When was the last time you came home and turned to your friend/spouse and said, "You know, I'm in the mood for some Catalan food. How about you?"
Not recently? Although Spanish cuisine is one of nation's most popular, the tiny and new nation of Catalonia has yet to come to the front burner.
Catalonia, whose capital city is Barcelona, is located in the upper right hand corner of the Iberian peninsula, bordered by the Pyrenées and the Mediterranean. On Aug. 9, 2006, Catalonia gained further autonomy from Spain by being recognized as having nation status.
Catalan cuisine, however, has had its own distinctiveness for centuries. Since this nation has been one of those "also-conquered-by" Mediterranean states, the food has adapted elements from the cuisines of its invaders: Greek, Carthaginian (of Phoenician/Lebanese descent), Roman, Moor/Arab, Spanish and French.
Catalan cuisine uses the classic Mediterranean twosome: garlic and extra virgin olive oil. Although tomatoes are used, Catalan is not a tomato-based cuisine. Seafood, sausages, broad beans, chick peas, eggplants, haricots vert, red peppers, and ground almonds play a dominant role as do saffron and cinnamon. Aïoli (here allioli) is the sauce of choice, which isn't surprising since its northern neighbor gave birth to mayonnaise.
In 2005, Charlottean Doug Marranci visited Catalan and "fell in love" with the country and its cuisine. Evidently there is much about Catalan cuisine to love: Chef Ferràn Adriá's three-Michelin-star El Bulli in Catalonia has been named the top restaurant in the world by the British magazine Restaurant. El Bulli, the European equivalent of Thomas Keller's French Laundry in Napa, has a year's wait on its reservation book.
When Marranci visited Catalonia, he had been selling restaurants in Charlotte. One space in the Dilworth Garden Shopping stuck with him. He had shown the space to several people, but they didn't quite "get the concept" of Dilworth. Eventually Marranci listened to his own spiel, bit the bullet, and leased the space himself. For Marranci, though, this is not his first foray in restaurants. He was co-owner of Café Dada (now occupied by Dish in Plaza-Midwood) back in the 1990s, and before that, owned Seven Seeds on Morehead at the end of the 1980s.
In July 2006, he opened the informal 44-seat Catalunya Café. Marranci noted that restaurants in Catalan have two stories: fine dining is upstairs while the more causal dining is on the ground floor. Catalunya Café is Marranci's take on casual Catalan.
The interior is a modest reverie of flamboyant colors dotted with the paintings of Puerto Rican-born local artist Oscar Ortiz. Because tables are alternatively clustered for groups of various sizes, the room does not afford anything close to a private dining experience. Currently Catalunya, without a super hot dishwasher, relies on plastic utensils, plates, and containers lined with black-and-white paper.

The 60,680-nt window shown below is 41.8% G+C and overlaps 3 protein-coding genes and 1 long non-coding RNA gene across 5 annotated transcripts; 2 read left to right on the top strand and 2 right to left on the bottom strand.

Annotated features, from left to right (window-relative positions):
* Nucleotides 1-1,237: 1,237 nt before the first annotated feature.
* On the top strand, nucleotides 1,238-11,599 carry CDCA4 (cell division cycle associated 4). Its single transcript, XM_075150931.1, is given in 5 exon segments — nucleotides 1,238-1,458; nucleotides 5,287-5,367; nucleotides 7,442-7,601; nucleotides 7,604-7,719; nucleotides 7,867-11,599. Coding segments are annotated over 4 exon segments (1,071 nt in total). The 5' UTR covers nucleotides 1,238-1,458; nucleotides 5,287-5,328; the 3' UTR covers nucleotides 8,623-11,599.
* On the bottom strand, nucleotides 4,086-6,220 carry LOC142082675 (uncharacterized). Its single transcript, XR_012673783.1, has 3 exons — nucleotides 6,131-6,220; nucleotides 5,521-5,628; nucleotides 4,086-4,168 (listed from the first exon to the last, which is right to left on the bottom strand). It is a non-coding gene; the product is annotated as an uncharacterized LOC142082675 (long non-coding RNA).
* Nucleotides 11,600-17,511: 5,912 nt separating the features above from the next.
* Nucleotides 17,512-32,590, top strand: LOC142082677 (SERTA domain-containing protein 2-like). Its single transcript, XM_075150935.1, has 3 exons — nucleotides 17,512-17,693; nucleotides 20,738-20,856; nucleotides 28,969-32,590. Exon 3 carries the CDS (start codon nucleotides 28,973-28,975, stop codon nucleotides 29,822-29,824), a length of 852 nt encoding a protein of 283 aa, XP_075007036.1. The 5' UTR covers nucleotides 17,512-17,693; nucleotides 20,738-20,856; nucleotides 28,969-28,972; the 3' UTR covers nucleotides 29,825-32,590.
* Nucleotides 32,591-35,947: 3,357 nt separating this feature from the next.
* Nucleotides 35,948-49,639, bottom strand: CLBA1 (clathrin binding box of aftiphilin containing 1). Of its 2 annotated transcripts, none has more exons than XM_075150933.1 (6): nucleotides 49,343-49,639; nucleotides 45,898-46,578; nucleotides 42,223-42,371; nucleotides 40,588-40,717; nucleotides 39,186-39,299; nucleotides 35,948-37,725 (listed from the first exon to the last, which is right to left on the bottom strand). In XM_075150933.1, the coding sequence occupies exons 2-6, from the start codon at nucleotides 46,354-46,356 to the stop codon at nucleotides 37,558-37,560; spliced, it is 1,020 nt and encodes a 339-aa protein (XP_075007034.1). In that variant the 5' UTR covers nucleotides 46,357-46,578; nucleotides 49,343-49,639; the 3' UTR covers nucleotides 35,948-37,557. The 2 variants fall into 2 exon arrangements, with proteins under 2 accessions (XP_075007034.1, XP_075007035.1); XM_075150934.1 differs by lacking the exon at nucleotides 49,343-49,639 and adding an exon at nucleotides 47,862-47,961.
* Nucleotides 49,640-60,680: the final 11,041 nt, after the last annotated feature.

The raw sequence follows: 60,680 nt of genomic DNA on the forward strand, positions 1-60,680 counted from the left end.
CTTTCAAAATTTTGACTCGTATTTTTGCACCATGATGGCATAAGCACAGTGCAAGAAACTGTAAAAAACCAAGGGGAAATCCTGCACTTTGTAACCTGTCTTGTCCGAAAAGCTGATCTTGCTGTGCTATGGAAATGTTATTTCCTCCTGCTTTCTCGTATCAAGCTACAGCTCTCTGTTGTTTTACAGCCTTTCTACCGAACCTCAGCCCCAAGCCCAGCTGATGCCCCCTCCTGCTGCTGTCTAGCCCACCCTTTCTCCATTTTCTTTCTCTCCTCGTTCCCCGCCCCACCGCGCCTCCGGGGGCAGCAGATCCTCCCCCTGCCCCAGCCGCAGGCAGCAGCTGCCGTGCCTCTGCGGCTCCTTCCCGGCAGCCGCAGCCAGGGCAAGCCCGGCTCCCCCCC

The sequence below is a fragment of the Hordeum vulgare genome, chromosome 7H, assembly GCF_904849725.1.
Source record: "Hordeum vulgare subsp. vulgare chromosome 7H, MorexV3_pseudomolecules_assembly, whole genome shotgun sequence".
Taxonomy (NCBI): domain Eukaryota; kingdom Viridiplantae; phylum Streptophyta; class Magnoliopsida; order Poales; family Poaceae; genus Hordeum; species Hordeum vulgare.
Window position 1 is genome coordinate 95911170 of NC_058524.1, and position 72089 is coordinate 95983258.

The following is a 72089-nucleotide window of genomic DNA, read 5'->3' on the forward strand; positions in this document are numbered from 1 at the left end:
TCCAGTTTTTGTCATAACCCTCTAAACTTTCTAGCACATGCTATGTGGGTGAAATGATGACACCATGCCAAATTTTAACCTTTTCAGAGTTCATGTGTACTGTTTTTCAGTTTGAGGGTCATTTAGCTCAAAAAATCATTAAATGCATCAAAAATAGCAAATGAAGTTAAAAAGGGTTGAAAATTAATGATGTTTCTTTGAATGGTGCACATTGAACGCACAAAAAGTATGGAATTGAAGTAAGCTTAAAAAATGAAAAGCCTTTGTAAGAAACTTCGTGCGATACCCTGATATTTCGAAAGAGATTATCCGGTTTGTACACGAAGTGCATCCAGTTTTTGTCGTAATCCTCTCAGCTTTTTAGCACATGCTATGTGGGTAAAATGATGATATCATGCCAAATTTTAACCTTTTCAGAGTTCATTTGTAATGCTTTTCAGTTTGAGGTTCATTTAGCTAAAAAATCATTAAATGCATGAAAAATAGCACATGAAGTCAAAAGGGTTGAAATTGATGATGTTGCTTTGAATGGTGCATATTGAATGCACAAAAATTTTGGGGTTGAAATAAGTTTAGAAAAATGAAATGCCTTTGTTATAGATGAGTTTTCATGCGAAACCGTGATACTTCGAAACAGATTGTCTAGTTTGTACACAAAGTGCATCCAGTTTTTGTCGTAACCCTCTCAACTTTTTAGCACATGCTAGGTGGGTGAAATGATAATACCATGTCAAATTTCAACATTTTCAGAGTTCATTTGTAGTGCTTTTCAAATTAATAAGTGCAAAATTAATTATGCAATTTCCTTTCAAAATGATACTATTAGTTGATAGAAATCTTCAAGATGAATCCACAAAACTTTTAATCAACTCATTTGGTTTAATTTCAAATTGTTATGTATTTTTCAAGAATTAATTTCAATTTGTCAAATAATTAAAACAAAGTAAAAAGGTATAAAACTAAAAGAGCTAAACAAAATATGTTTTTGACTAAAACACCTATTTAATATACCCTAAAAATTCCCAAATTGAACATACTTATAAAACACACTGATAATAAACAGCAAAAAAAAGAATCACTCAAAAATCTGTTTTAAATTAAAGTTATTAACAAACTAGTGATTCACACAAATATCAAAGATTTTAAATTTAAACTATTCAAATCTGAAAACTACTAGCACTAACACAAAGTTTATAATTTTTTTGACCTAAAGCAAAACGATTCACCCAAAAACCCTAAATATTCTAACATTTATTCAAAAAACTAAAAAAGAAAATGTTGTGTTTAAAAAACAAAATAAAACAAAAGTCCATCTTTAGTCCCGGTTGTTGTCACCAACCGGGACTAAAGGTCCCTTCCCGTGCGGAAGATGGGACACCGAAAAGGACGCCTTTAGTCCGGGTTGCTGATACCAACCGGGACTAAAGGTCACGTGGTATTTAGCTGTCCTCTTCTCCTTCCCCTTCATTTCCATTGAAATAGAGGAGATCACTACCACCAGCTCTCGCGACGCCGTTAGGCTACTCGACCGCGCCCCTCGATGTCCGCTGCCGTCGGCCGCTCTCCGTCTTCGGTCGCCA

But this food would do justice to porcelain. Like any self-respecting Catalan maven, Marranci offers a selection of tapas and appetizers that will fill you if you let them. I was seduced by the pa amb tomàquet: a toasted baguette that the diner rubs with a clove of garlic and halves of Roma tomatoes. The baguette is made especially for Catalunya by Rudy Montero, who used to own the legendary Spanish restaurant Tio Montero (a stone's thrown from Catalunya in the spot now occupied by Brixx).
Less pleasing is the hummus, which needs an extra spin in the processor and a heavier hand with the olive oil. But more hits than misses delightfully highlight Catalunya's menu.
The hot from the fryer sweet potato chips, dunked in a heady aïoli, satisfy not only foodies, but those who love fried anything. The app of rustic marinated, char-grilled artichokes mingled with thin slices of Serrano ham is as easy to enjoy.
The true star at Catalunya is the chorizo which makes its appearance in a number of dishes. This artisan-style sausage is made locally by d'Rouco Chorizo based in Matthews. (That's right: Matthews.) Owner Andy d'Rouco uses Niman Ranch hormone-free pork and a smoked paprika in his Spanish grandmother's recipe. Catalunya, which has a glass deli case in front of the kitchen, also sells D'Rouco chorizo by the pound.
The grand plates at Catalunya include a number of hearty dishes of paella and pastas. Also on the roster are a series of Panini sandwiches and salads. The quality of ingredients makes the difference here. Even a deceptively simple Philly cheese steak was made even better on the rustic baguette.
Desserts range from the crêpes filled with ice cream and drizzled with a chocolate sauce to a flan that's more substantial than most. In the future, Marranci hopes to add the quintessential Catalan dessert: Crema Catalana, a Catalan version of crème brulée.
Catalunya's beverage list includes a few bottles of wine, a German draft, Catalan sparkling water, espresso drinks, milkshakes and house-made sangria. The serving crew couldn't be more helpful or welcoming. This is a team that wants folks to enjoy their meal, as well as Catalan food, and is willing to go the extra step to get there.
Catalunya's prices, which range from $10 to $14 for entrees and $5.50 to $8 for sandwiches, send a message of affordable welcome to the neighborhood.
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